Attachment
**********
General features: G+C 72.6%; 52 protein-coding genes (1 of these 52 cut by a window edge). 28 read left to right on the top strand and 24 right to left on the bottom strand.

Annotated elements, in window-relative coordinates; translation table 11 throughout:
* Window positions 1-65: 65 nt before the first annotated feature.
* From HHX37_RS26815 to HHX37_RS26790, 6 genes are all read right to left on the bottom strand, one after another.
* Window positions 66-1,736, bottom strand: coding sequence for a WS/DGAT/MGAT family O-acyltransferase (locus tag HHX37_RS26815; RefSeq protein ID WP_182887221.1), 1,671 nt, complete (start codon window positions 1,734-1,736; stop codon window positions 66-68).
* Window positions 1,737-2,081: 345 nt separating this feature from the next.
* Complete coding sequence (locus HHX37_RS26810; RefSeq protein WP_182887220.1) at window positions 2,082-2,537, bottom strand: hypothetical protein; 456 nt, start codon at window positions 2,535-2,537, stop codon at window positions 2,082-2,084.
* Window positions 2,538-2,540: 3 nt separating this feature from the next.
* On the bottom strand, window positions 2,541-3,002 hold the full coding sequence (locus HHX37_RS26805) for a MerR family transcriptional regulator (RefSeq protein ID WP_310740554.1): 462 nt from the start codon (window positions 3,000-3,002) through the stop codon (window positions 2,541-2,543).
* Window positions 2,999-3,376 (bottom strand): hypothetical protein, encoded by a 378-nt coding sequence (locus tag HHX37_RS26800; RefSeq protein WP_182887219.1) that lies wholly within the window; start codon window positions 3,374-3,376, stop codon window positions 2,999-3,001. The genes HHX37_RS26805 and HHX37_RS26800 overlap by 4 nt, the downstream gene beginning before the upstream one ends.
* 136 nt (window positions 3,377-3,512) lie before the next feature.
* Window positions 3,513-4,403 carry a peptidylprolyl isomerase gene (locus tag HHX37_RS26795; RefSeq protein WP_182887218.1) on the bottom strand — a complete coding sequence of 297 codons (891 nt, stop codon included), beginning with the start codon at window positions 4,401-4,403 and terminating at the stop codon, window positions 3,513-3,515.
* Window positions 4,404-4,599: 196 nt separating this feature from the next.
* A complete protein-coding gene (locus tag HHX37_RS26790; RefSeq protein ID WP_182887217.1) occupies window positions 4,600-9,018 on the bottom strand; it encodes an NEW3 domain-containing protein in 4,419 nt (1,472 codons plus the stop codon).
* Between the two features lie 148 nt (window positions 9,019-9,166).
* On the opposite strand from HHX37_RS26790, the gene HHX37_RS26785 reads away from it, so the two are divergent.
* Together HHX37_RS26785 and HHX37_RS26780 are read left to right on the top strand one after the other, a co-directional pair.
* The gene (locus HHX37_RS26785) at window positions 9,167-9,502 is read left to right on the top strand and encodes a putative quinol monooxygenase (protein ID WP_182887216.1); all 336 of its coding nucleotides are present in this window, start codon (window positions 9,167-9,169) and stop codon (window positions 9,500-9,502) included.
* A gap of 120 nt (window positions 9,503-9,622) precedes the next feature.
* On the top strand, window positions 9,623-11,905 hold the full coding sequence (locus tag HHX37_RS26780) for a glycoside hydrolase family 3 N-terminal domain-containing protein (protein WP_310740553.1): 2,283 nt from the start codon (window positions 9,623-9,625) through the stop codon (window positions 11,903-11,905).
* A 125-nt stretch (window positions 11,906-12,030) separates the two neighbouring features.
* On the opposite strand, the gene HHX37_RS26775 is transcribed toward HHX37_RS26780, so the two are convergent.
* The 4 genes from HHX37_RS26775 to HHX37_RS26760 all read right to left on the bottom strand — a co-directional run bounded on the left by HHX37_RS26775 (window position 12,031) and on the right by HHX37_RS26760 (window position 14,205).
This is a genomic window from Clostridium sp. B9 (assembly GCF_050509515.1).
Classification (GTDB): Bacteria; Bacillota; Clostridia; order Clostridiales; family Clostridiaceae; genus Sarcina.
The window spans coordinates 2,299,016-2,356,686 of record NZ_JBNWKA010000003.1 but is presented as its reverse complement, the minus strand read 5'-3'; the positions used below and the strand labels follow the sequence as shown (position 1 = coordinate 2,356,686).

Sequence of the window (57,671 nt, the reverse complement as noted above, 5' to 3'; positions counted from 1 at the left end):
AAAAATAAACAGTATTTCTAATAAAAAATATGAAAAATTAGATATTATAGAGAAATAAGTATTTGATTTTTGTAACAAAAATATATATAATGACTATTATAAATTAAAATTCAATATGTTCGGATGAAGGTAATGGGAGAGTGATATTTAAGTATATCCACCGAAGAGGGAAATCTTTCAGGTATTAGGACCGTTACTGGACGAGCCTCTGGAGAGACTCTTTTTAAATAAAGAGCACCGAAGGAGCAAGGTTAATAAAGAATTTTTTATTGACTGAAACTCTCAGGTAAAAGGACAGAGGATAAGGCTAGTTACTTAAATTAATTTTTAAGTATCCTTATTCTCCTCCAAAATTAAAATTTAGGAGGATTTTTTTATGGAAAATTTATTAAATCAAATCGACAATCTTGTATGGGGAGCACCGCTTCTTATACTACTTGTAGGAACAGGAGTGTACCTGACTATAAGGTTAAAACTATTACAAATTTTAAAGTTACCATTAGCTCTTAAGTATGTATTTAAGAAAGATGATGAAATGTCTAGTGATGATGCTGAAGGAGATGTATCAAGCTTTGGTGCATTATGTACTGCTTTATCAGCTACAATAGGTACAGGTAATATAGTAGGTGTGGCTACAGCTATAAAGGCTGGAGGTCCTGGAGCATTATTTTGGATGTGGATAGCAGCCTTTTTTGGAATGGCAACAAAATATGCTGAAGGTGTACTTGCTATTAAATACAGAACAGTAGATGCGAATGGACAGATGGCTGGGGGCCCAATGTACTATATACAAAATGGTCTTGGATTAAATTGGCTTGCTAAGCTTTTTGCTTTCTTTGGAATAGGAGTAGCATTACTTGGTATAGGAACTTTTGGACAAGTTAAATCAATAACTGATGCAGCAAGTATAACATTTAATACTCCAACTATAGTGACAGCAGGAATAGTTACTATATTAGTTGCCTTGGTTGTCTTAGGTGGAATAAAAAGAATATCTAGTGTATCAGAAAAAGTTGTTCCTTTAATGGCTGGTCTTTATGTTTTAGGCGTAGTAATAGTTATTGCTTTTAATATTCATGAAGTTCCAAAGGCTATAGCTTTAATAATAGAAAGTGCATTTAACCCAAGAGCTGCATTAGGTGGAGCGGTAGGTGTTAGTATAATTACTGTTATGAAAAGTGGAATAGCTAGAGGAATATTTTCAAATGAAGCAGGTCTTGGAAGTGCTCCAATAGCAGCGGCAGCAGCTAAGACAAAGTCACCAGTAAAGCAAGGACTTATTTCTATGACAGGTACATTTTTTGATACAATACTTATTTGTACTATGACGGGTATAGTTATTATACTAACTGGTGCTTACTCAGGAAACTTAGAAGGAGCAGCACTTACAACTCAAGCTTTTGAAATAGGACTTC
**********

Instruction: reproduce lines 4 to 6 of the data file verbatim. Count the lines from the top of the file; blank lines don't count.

* From HHX37_RS26815 to HHX37_RS26790, 6 genes are all read right to left on the bottom strand, one after another.
* Window positions 66-1,736, bottom strand: coding sequence for a WS/DGAT/MGAT family O-acyltransferase (locus tag HHX37_RS26815; RefSeq protein ID WP_182887221.1), 1,671 nt, complete (start codon window positions 1,734-1,736; stop codon window positions 66-68).
* Window positions 1,737-2,081: 345 nt separating this feature from the next.